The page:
SOUNDTRACK: SONIC YOUTH-“Rather Ripped” (2006).
When Rather Ripped came out, I was really excited by it. It rocked heavy, it was catchy and it featured a lot of Kim. I listened to it all the time, and would have said it was my favorite SY disc of this era. However, listening to Sonic Nurse reminded me how much I liked that one too, so I’m unclear now which one I like better.
Jim O’Rourke left the band, so they’re back to a 4 piece. And the overall sound of the album is more minimal. There’s less squalling feedback (although there are noisy parts). And the song structures are tighter. It sounds more like a punk album that a jazz album. It’s a great release.
“Reena” is so instantly catchy, it’s an amazing opener. And it’s followed by “Incinerate” which might be even more catchy. A simple guitar riff and a beautiful chord progression. “Do You Believe in Rapture?” is a delicate guitar-harmonics filled song. The only thing that keeps it from being totally poppy are the off-kilter harmonics between verses.
It’s followed by the screaming noise guitars of “Sleepin’ Around.” This has some amazing tom-filled drums from Steve Shelley which really propel the song along. It eventually morphs into a pretty straightforward chugga-chugga song until the noise solos in the middle. “What a Waste” is a lo-fi rocker with Kim singing angrily. It’s followed by Kim’s more delicate/sexy “Jams Run Free,” a rather tender guitar line. And, with Kim playing more guitar, I’m wondering if she’s writing these more delicate guitar riffs? They seem kind of bass-like rather than the complex lines that Lee typically writes. I’ll never know.
“Rats” is a noisy Lee song that I’m quite fond of. It’s immediately followed by an even more delicate Kim song, “Turquoise Boy.” This is a slow ballad that is quite surprising. “Lights Out” continues the quiet mood with Thurston’s own brand of sinister/seductive singing.
“The Neutral” continues Kim’s delicate singing. While “Pink Steam” is a beautiful six minute near-instrumental that Thurston reins in with great vocals at the end. “Or” ends the disc in a quiet frame of mind.
I’m still undecided if I like Nurse or Ripped better. But I am delighted by this new style that SY has been playing with.
[READ: September 17, 2009] Infinite Jest (completed!)
Hal is remembering the ’98 blizzard (which I actually tried to remember if I had been in Boston for and then realized that ’98 came after the book was written…Doh!)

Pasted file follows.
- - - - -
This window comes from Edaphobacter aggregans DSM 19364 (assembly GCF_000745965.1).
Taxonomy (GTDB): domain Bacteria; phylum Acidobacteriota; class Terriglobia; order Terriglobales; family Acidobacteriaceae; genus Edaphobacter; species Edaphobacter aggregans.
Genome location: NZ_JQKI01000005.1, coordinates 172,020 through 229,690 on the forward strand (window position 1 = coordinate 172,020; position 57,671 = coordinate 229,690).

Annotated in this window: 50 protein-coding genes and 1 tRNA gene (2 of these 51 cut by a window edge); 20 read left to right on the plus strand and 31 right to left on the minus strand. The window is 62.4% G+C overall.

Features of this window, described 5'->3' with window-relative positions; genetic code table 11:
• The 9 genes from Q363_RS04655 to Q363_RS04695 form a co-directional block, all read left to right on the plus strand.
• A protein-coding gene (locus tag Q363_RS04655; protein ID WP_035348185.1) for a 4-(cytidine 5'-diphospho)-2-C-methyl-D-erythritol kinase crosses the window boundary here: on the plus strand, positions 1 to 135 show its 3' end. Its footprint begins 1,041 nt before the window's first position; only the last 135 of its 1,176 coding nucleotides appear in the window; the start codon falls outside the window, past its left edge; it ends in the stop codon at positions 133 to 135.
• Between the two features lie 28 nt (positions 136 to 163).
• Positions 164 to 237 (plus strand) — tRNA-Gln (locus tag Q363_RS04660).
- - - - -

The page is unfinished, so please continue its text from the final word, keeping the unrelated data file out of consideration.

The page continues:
It was the year that E.T.A. opened and they moved from Weston to E.T.A. The Moms was attached to the Weston house so she dragged things out.
And the carpeting in Hal’s dorm room is the Lindisfarne Gospels with pornography in the weaves. (See, Hal did like Byzantine porn–gosh, when was THAT discussed?).
Hal remembers the Weston house in stills rather than movies, as he doesn’t have Mario’s memory for detail. But when he thinks back to Himself sitting there, legs crossed but feet still on the floor, shaving with Noxzema, he can’t even comprehend him so much as thinking of a homosexual love scene like in Accomplice!
Hal thinks back to other things in Weston, like him eating mold–although he doesn’t remember it, it’s all from Orin’s story. And then he thinks back to another story Orin had told him. Back when E.T.A. first opened and Orin and his pals were like 15, they were caught with a good old fashioned porn videotape. James’ response was more of sadness than anger. He told Orin that he hoped he wouldn’t watch it until he’d actually made love to a woman, so that the porn wouldn’t impact his worldview of sex from this point forward.
Orin laughed because his dad thought he was a virgin. But Hal felt sad about the whole thing because James was actually trying to be honest with Orin–in a way he never was with Hal–and Orin didn’t see it.
Wayne pops his head in towards Hal. Hal thinks of Wayne as a machine, able to control his breathing and even his pupil dilation, which is really creepy on court. And he knows that the Moms and Wayne have been sexual since like his second week here. Then he imagines all the people he knows she’s been sexual with (and there are many, including Uncle Charles). And in each scene she lies there motionless staring at the ceiling, with the only emotion coming later when she tries to keep it a secret.
And then, because with twenty pages left we wanted a section about someone we didn’t know anything about, we get a brief story of addict Mikey whose temper prevents him from seeing his own son (who supposedly got his cast off, finally).
When JvD walks home (knowing that Steeply is following her) she sees the A.D.A. cruiser parked at E.T.A. Turns out that the A.D.A. is confessing to Pat that he needs to forgive Gately, the man who did THAT with the toothbrushes to him and his beloved wife. He admits that his wife had the OCD neuroses long before Gately violated them. In both of their best interests, in order to get past the events, he has to let Gately go. He has already agreed to drop Gately’s case, but he can’t bring himself to forgive him. Yet.
And then back to 11/20 and the party.
They are going to move the tennis matches to MIT’s indoor courts. And rumor has it that the Quebec team is really adults…. in wheelchairs!